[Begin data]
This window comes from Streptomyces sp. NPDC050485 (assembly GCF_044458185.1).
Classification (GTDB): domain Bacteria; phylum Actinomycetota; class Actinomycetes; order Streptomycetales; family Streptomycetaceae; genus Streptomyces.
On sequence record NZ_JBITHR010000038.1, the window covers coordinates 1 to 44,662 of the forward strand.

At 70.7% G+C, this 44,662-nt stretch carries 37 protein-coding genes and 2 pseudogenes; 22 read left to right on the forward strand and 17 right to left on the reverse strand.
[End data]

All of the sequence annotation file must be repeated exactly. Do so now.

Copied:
This window comes from Streptomyces sp. NPDC050485 (assembly GCF_044458185.1).
Classification (GTDB): domain Bacteria; phylum Actinomycetota; class Actinomycetes; order Streptomycetales; family Streptomycetaceae; genus Streptomyces.
On sequence record NZ_JBITHR010000038.1, the window covers coordinates 1 to 44,662 of the forward strand.

At 70.7% G+C, this 44,662-nt stretch carries 37 protein-coding genes and 2 pseudogenes; 22 read left to right on the forward strand and 17 right to left on the reverse strand.